Cloud Computing has the potential to revolutionise healthcare. The expansion of wireless internet, coupled with a massive growth in cheap, mobile sensors offers opportunities to deliver personalised, high-quality healthcare cheaply to people in their own homes. Clouds have an important role to play in realising this potential, as it requires the ability to store and analyse the vast amounts of data that these sensors collect. This presents both problems and opportunities: new scalable, parallel algorithms and platforms are needed to analyse the sensor data, while there are important advantages to be gained by combining the data from a population of users in order to better understand medical conditions and how best to treat them.

The talk will be illustrated with examples from our projects in this area, including the use of sensors to understand older people's activity in order to provide personalised treatment; and also on the analysis of gaming data to help people recover from strokes.

Short Biography:
Paul Watson is Professor of Computer Science and Director of the Digital Institute at Newcastle University UK. He also directs the UK's Social Inclusion through the Digital Economy Hub. He graduated in 1983 with a BSc in Computer Engineering from Manchester University, followed by a PhD on parallel graph reduction in 1986. In the 80s, as a Lecturer at Manchester University, he was a designer of the Alvey Flagship and Esprit EDS systems. From 1990-5 he worked for ICL as a system designer of their Goldrush MegaServer parallel database server product.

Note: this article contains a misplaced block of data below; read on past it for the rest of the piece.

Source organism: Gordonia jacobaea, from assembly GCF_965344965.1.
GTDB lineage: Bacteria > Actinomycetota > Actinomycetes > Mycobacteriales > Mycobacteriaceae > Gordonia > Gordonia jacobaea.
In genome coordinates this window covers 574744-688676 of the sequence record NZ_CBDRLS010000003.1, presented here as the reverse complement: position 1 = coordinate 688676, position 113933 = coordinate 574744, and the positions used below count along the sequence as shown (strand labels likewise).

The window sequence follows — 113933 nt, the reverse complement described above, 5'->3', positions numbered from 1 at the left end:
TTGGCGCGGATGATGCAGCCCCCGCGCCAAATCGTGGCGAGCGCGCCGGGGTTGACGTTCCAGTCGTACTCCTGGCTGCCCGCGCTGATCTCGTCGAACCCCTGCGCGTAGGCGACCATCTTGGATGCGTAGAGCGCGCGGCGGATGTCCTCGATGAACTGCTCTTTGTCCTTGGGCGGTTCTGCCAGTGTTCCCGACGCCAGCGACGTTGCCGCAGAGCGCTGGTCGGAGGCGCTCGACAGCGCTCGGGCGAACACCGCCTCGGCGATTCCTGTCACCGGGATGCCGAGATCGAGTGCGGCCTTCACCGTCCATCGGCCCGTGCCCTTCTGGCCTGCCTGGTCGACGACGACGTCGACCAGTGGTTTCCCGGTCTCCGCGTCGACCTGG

He then moved to Newcastle University, where he has pursued his research interest in scalable information management with a current focus on Cloud Computing. Professor Watson is a Chartered Engineer, and a Fellow of the British Computer Society.